Friday, December 25, 2015

Merry Christmas!


Since you obviously would have nothing better to do on this day, why not pop over to the Boston Herald website - or, better yet, go out and buy the Boston Herald - so you can read my column on today's op-ed page?

It's actually Christmas-related, if that helps. As a matter of fact, it's specifically about Christmas. So there.

Anyway, I wish you all a Very Merry Christmas. If you do go to read it, I thank you most sincerely (hint: that's part of what it's about.)

Soon, with more better stuff (but certainly not better than that which we celebrate today, so enjoy!)


9 comments:

Jackie said...

I love this....
Merry Christmas to you and your family.

joeh said...

Excellent story!

joeh said...

In almost forgot...Merry Christmas!

messymimi said...

You've told that story, in a more detailed way, before, and i love it every time i read it. The love is the thing.

A blessed and beautiful Christmas to you and all whom you love!

(not necessarily your) Uncle Skip, said...

I may have said this before:
O Henry has nothing on you as a story teller.

Shammickite said...

Love is what counts, all year round.

happe2bme said...

This has nothing to do with Merry Christmas but in a way....... My nephew Charlie sent me a blog you wrote in 2008 about Charle's store, Sanford St , Dorchester, Ma. I guess he thought it was kind of a Christmas thing to do? I cried through most of it. I am Charlie's daughter. I don't remember you and I thought I knew them alL . Yes, the big stores killed his business but after the last hold up when someone put a knife to his throat, he was done.

I remember him climbing up to the second floor weary from work. He worked longer hours to keep up. My mother was ready with the supper and of course he wanted her to sit and eat with him. She had already cooked for me and herself so this was her second supper. He stayed skinny, she did not and he would tease her about that. He would get yelled at if he started making way for my room to say goodnight but that didn't stop him. I could feel his scruffy face as he leaned over to kiss me.

The kids who hung out at his store were all given nicknames by him. He loved them all. Every single one of them. I remember the tabs and probably something not too many knew. When he was in the hospital and I worked at the store I took those tabs to him and told him I was going to collect. He got mad, said that it was a shame to be asking them for money. They would give it to him when they could. I still have those tabs in a cardboard cigar box.

Well, I have a zillion memories too many to write on this comment but this is 2015 and imagine I just read your blog from 2008. Thank you for honoring his memory and the store he loved and the children he never would have dreamed still remember him. All God's blessings to you and yours for the best year ever. Thank you thank you thank you. Antoinette Capobianco McGowan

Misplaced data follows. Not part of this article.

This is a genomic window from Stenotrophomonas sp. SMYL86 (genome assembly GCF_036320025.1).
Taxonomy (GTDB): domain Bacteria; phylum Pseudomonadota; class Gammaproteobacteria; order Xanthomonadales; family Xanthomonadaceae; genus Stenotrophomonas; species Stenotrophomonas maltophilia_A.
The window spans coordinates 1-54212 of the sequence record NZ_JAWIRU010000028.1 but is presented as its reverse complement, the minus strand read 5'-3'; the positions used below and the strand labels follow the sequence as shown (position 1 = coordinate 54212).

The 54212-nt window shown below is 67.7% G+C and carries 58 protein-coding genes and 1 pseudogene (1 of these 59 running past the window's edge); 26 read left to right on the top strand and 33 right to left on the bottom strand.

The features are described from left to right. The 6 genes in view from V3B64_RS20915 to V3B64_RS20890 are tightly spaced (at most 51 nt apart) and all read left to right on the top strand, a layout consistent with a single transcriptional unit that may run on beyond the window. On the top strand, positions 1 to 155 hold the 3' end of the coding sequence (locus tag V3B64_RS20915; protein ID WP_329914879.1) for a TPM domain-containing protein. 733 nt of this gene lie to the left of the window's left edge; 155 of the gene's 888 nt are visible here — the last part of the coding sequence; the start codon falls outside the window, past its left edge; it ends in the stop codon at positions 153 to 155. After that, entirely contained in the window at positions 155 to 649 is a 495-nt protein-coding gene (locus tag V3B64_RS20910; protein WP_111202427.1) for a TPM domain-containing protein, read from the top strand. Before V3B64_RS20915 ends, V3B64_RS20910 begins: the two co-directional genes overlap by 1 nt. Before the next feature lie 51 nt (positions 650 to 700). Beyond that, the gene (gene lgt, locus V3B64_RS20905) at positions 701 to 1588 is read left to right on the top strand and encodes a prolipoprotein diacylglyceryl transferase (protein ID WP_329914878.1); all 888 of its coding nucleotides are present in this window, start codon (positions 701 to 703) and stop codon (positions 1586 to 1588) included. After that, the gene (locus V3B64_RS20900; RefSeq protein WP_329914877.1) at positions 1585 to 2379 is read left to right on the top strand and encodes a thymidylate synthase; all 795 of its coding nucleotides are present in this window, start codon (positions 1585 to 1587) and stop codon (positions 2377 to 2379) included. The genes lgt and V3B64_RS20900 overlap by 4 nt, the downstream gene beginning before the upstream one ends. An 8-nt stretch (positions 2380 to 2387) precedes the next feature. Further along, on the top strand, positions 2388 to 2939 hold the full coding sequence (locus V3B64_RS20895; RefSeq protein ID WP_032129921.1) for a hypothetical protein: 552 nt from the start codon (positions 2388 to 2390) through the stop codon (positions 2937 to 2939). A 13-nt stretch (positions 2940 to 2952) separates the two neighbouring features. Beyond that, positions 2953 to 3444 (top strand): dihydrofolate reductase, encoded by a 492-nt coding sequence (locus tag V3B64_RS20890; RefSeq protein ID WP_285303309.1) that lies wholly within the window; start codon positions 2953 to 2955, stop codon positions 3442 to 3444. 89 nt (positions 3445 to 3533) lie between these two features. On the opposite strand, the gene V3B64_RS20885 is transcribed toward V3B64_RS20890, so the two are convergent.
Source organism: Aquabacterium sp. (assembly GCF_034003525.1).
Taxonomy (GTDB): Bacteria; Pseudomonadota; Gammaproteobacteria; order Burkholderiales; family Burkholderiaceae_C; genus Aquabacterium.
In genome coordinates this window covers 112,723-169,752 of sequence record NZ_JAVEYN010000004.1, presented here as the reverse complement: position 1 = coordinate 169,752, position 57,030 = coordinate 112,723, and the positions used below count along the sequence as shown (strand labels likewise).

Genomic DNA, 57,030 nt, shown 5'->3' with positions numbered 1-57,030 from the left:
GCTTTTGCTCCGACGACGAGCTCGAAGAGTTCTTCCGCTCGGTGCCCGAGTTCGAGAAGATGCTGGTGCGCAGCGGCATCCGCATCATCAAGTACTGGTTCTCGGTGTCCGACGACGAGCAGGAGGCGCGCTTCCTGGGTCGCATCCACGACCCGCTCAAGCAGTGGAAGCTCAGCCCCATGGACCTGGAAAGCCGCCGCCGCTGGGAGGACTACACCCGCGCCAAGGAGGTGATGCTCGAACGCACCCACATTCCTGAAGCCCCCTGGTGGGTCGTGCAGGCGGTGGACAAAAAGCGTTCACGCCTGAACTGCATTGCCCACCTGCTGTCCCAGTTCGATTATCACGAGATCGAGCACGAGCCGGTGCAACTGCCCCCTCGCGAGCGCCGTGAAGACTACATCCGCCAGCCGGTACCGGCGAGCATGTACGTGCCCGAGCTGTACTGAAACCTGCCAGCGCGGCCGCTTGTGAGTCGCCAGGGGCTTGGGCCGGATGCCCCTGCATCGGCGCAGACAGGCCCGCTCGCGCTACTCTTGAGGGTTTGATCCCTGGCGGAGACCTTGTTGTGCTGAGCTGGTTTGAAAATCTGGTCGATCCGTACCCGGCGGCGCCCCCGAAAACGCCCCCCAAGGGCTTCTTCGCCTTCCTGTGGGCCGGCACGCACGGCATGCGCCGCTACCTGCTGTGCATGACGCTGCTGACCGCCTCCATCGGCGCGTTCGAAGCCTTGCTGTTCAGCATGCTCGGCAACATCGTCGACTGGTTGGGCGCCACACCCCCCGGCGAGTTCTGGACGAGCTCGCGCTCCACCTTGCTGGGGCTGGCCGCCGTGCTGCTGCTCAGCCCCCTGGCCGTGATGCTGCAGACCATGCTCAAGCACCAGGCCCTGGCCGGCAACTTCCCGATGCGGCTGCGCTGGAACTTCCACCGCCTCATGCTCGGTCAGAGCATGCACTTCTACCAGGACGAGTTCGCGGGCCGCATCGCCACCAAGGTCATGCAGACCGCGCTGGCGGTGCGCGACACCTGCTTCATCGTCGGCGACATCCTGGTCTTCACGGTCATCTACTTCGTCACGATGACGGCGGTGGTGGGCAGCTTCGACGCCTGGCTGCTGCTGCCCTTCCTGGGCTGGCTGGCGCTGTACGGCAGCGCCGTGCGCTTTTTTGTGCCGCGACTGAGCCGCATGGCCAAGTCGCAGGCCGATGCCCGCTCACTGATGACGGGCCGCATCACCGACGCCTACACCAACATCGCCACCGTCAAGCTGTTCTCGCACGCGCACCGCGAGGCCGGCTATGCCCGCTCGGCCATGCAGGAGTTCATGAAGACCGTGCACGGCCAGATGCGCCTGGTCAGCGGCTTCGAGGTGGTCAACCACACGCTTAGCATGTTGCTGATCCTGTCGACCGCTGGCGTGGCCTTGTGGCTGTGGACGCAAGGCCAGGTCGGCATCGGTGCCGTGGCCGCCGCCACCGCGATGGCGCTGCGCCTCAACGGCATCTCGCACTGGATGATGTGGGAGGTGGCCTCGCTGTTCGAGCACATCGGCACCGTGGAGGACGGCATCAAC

Suldog said...

happe2bme - Thank you very much for writing to me about your Dad. And thank you for offering me blessings and thank yous. I would have written this reply to you via e-mail, but I don't have your address.

I find, via you and Charlie, that there were things I didn't know about your Dad. Well, of course, I'm not family, so I wouldn't be privy to everything. However, I never knew that some folks didn't pay their tabs. It was just like your Dad to say what he did, about folks paying them when they had a chance. He was a great guy. I hope I put that sentiment across in my story. Anything less than that and I failed.

I also don't remember him being held up, but it could have happened some week or two when I wasn't around the neighborhood and then not mentioned when I was back. Or maybe I have a selective memory that likes to recall only the best things. I don't know. What I do know is if I knew who did it, I'd kick his ass...

I had other nicknames when I was a kid and a teenager; very few called me Jim or Jimmy. Your Dad may have called me Sully; I get confused about who called me what, so many years later. I was also known as Pel sometimes. I was hard to miss. I had long bright orange hair and was skinny as a rail. Usually had pretty long red sideburns, too. In any case, as I said to your nephew, Charlie was someone we truly loved. I don't know that we ever used that particular word in speaking to him, but I hope we let him know that in other ways. He was a very important person in all of our lives and he is missed dearly. Thanks again for writing!

Shammickite said...

Great reply, Jim, to a very heartfelt comment from Charlie's daughter. Sounds like Charlie was a great chap.